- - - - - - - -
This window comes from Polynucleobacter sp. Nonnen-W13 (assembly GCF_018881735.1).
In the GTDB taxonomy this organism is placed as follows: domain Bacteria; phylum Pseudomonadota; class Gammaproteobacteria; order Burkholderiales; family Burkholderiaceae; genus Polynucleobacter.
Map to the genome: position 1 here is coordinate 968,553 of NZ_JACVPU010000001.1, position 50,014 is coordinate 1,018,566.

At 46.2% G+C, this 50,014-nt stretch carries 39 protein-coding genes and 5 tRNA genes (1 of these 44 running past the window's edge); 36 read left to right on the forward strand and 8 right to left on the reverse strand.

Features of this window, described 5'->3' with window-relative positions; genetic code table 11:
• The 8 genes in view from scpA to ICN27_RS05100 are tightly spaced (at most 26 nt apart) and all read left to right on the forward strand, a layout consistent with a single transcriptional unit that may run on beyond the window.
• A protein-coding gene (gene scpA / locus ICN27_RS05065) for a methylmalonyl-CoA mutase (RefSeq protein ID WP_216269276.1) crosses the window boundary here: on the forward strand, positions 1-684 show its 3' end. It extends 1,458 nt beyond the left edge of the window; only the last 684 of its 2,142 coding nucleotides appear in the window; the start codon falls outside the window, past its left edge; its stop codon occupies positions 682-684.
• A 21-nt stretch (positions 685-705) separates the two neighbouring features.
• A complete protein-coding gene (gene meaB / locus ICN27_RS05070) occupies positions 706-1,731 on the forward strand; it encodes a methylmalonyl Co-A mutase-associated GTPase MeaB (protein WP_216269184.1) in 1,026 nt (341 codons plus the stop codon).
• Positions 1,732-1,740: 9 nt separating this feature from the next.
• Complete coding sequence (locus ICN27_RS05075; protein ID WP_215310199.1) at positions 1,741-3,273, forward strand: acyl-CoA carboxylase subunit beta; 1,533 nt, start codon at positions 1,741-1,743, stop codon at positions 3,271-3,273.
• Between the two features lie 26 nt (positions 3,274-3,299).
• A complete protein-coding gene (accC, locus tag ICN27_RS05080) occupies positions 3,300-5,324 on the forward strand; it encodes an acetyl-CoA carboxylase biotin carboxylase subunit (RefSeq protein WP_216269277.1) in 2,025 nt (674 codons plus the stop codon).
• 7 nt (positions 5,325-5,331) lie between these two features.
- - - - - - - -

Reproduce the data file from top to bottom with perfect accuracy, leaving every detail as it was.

This window comes from Polynucleobacter sp. Nonnen-W13 (assembly GCF_018881735.1).
In the GTDB taxonomy this organism is placed as follows: domain Bacteria; phylum Pseudomonadota; class Gammaproteobacteria; order Burkholderiales; family Burkholderiaceae; genus Polynucleobacter.
Map to the genome: position 1 here is coordinate 968,553 of NZ_JACVPU010000001.1, position 50,014 is coordinate 1,018,566.

At 46.2% G+C, this 50,014-nt stretch carries 39 protein-coding genes and 5 tRNA genes (1 of these 44 running past the window's edge); 36 read left to right on the forward strand and 8 right to left on the reverse strand.

Features of this window, described 5'->3' with window-relative positions; genetic code table 11:
• The 8 genes in view from scpA to ICN27_RS05100 are tightly spaced (at most 26 nt apart) and all read left to right on the forward strand, a layout consistent with a single transcriptional unit that may run on beyond the window.
• A protein-coding gene (gene scpA / locus ICN27_RS05065) for a methylmalonyl-CoA mutase (RefSeq protein ID WP_216269276.1) crosses the window boundary here: on the forward strand, positions 1-684 show its 3' end. It extends 1,458 nt beyond the left edge of the window; only the last 684 of its 2,142 coding nucleotides appear in the window; the start codon falls outside the window, past its left edge; its stop codon occupies positions 682-684.
• A 21-nt stretch (positions 685-705) separates the two neighbouring features.
• A complete protein-coding gene (gene meaB / locus ICN27_RS05070) occupies positions 706-1,731 on the forward strand; it encodes a methylmalonyl Co-A mutase-associated GTPase MeaB (protein WP_216269184.1) in 1,026 nt (341 codons plus the stop codon).
• Positions 1,732-1,740: 9 nt separating this feature from the next.
• Complete coding sequence (locus ICN27_RS05075; protein ID WP_215310199.1) at positions 1,741-3,273, forward strand: acyl-CoA carboxylase subunit beta; 1,533 nt, start codon at positions 1,741-1,743, stop codon at positions 3,271-3,273.
• Between the two features lie 26 nt (positions 3,274-3,299).
• A complete protein-coding gene (accC, locus tag ICN27_RS05080) occupies positions 3,300-5,324 on the forward strand; it encodes an acetyl-CoA carboxylase biotin carboxylase subunit (RefSeq protein WP_216269277.1) in 2,025 nt (674 codons plus the stop codon).
• 7 nt (positions 5,325-5,331) lie between these two features.